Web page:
On Thursday, state officials green-flagged the launch of a fare-based ride-hailing business featuring cars with no human driver at the wheel.
Robot-operated Chevy Bolt EVs will be rolled out over the next few weeks by autonomous vehicle maker Cruise. The San Francisco company, owned by General Motors, wouldn’t say how many.
With a permit from the California Public Utilities Commission, Cruise becomes the first commercial robotaxi business in the state and the second in the U.S. The first was launched in 2020 by Alphabet-owned Waymo in Chandler, Ariz…..” Read more Hmmmm… Congratulations Kyle, Mo, Carter, … Time now to come do the same in Trenton. Thank you for actively participating in the 5th Summit.😁 Alain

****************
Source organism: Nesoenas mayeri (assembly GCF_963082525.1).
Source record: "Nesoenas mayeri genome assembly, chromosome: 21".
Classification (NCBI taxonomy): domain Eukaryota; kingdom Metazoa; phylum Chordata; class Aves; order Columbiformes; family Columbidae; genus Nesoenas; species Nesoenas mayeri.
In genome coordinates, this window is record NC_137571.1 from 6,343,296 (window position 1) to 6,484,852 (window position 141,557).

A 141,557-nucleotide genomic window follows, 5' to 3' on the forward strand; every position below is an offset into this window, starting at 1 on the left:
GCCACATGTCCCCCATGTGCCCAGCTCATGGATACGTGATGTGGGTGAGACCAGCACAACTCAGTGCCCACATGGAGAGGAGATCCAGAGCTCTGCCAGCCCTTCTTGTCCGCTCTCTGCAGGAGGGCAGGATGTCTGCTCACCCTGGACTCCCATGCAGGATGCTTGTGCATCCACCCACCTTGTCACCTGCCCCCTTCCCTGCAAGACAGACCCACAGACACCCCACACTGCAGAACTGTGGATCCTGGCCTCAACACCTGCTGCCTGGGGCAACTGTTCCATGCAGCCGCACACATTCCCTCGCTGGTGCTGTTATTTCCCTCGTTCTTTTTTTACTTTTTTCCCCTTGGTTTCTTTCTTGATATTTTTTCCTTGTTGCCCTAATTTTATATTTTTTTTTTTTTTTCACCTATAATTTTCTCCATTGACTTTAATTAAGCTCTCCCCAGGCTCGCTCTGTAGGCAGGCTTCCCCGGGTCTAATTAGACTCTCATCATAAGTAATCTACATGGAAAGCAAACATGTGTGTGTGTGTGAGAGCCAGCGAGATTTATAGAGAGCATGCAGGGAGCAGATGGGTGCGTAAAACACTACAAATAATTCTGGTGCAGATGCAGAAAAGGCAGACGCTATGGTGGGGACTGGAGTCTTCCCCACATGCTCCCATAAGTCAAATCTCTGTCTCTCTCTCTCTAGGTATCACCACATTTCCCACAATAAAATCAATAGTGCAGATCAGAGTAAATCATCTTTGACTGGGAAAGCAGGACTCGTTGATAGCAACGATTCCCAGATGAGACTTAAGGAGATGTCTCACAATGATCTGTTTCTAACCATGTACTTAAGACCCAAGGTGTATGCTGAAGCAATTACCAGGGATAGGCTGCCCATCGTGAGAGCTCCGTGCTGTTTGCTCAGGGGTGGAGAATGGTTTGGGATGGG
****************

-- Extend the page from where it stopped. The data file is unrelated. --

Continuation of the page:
A. Krok, June 16, “Will the ever-increasing glut of advanced driver-assistance systems eventually claim supercars? Is there even room for exotica in a world full of sensors and onboard artificial intelligence? Ferrari sure seems to think there is.
Ferrari on Thursday unveiled its strategic plan for from now until 2026. While it’s mighty impressive that the Italian automaker intends to unveil 15 new cars over the next several years, including a hypercar and a battery-electric vehicle, it’s the mention of conditional autonomy that might be of interest to some.
“Ferrari will limit the autonomy of its cars to Level 2/Level 2 Plus, in order to preserve all the extraordinary emotions reserved for the driver,” the company said in its press release. Level 2 and Level 2 Plus include ADAS arrays that are capable of controlling the car in certain conditions, but they still require the driver’s full attention. … Read more Hmmmm… Not at all surprising. So will every other OEM including “Yugo“. As I wrote many years ago and still believe.. No way “the ultimate driving machine”, becomes “the ultimate riding machine” . Alain